Kentucky's wideouts should improve this season, but they still are a liability until they can prove otherwise. Little led the Cats in receptions and yards last season, which should never be the case. JR WR Keenan Burton was chronically injured last season and caught 24 balls. If he can stay healthy, he could be a very solid threat at one slot. The Cats typically run a 3 wide receiver set, and the other two slots will be filled by inexperienced juniors. Steve Johnson is a JUCO transfer and needs to learn the playbook, while John Logan is coming off an injury. They both have the potential to be solid and put up some nice numbers. Woodson and the rest of the O will need them to step up.
The defensive line played like a group of middle school boys getting into a fight. They pushed and shoved, but nothing ever came of it. They lose their two best DL who produced an eye-popping 4 sacks combined last season. The line can only improve, right? They better hope so. The Cats' D produced only 16 sacks, which is less than Baylor, Duke, Stanford, Washington, and probably other bad teams. They desperately need to improve the pressure on opposing passers to have any chance of staying close against the top tier SEC teams. Opponents rushing for a whopping 4.9 yards per carry against the 2005 defensive line, and their lack of pressure contributed to the 243 passing ypg they gave up (including 291 to IDAHO STATE). This unit has some talent, but needs to play to the top of their game to help this team.
How would you feel about a defensive backfield that gave up 243 passing yards per game, intercepted only 4 passes, and lost their two best players? I feel pretty sorry for them, and I hope they have some miracle water in Lexington to help these gentlemen. SR CB Bo Smith returns, and he looks like the leader of the unit. He had 63 tackles, which seems like a ton for a corner. JR FS Roger Williams had a solid 2005 in terms of tackles, but nobody on the roster seems like a lockdown kind of player. They will sorely miss Muhammad Abdullah and Antoine Huffman, so much so that they may allow 260+ yards per game. If this unit doesn't drastically improve, 2006 could be very very daunting for Rich Brooks.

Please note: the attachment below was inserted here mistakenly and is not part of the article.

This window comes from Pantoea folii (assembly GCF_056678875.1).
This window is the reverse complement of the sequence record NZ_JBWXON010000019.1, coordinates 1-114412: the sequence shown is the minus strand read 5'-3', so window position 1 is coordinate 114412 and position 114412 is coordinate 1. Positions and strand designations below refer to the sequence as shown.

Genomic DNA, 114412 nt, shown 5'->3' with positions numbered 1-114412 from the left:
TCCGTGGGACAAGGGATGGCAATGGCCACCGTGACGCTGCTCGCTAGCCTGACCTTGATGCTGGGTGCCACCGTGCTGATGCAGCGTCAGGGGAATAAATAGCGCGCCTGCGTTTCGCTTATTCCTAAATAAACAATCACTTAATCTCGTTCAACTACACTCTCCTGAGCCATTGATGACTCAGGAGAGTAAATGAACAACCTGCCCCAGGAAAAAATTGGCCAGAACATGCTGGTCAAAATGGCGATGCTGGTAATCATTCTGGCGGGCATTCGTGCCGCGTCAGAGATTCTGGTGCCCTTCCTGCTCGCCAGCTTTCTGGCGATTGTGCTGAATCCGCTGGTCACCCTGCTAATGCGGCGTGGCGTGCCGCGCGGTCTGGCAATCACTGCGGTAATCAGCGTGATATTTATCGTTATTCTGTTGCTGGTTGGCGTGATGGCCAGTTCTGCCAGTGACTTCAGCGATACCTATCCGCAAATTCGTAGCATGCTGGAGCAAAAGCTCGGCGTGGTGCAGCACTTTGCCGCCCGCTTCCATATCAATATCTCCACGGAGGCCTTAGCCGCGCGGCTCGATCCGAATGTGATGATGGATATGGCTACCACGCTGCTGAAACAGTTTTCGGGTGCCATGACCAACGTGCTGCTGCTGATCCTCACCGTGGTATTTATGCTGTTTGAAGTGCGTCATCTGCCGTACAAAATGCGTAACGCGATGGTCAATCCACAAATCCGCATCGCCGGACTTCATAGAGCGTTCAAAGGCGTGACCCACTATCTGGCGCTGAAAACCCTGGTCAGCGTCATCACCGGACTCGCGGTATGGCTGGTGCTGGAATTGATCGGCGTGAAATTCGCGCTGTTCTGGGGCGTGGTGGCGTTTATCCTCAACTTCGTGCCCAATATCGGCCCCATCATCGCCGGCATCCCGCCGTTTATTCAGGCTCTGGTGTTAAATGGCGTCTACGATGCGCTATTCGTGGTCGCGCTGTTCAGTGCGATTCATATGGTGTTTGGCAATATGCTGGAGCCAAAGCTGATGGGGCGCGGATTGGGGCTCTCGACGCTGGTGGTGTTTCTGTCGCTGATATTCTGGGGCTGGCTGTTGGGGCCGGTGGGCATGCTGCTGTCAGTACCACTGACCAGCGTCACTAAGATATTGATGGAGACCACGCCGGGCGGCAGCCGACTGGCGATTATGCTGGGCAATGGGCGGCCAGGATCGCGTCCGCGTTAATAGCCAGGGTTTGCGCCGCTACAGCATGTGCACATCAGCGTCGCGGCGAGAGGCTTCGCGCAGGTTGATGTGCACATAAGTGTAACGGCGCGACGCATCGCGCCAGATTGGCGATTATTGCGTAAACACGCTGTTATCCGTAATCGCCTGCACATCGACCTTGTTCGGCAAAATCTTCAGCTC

Sep. 2 - @ Louisville (L)
Sep. 9 - Texas State (W)
Sep. 16 - Mississippi (L)
Sep. 23 - @ Florida (L)
Sep. 30 - Central Michigan (W)
Oct. 7 - South Carolina (L)
Oct. 14 - @ LSU (L)
Oct. 28 - @ Mississippi State (L)
Nov. 4 - Georgia (L)
Nov. 11 - Vanderbilt (W)
Nov. 18 - Louisiana-Monroe (W)
Nov. 25 - @ Tennessee (L)
The Best Case Scenario
Kentucky has a slew of toss-up games that will decide their fate this season. Mississippi, Central Michigan, Mississippi State, and South Carolina are all games that should be pretty close and could go either way. "Central Michigan," you ask? Yes, Kentucky is 4-0 all time against the Chippewas, but they haven't played in years (the average margin of victory was only 9.5 ppg). Plus, Ohio beat the Cats in Lexington in 2004. I think Kentucky can beat the two Mississippi schools (who knows if they will?) and CMU. I have a hard hard time finding a victory against Spurrier and the Gamecocks, but the talent gap between the two teams isn't that huge. If Kentucky goes 3-1 in these 4 key games, they should end up 6-6 and bowl eligible. Don't expect them to beat Louisville, Florida, LSU, Georgia, or Tennessee. They have cakewalks against Texas State and ULM.
The Worst Case Scenario
All four of the toss-up games could slip away from them, and even Vandy could, in many imaginations, could pick them off. A 2-9 season would be terribly disappointing, and would end the Rich Brooks tenure in Lexington. The Cats have a ton of questions on the squad, and Brooks has yet to prove himself in the SEC. They haven't gone winless in SEC play this century, but there is a small, tiny chance it happens now.
Kentucky should be greatly improved on the field and in the win column this season. They have experience (16 starters returning) and a more favorable schedule than 2005. Can they scare some teams? Sure! They've covered against Florida the last 4 seasons, but against huge spreads. Before their bye week (8-3 against the spread on these weeks), they get LSU, so watch for a close one here. Besides those 2 sneak attacks, the Cats probably won't come close to any huge upsets. I actually predict Kentucky to underperform this season and finish 4-8 (1-7), and we'll see the end of Rich Brooks on a SEC sideline.
The Case for SEC Basketball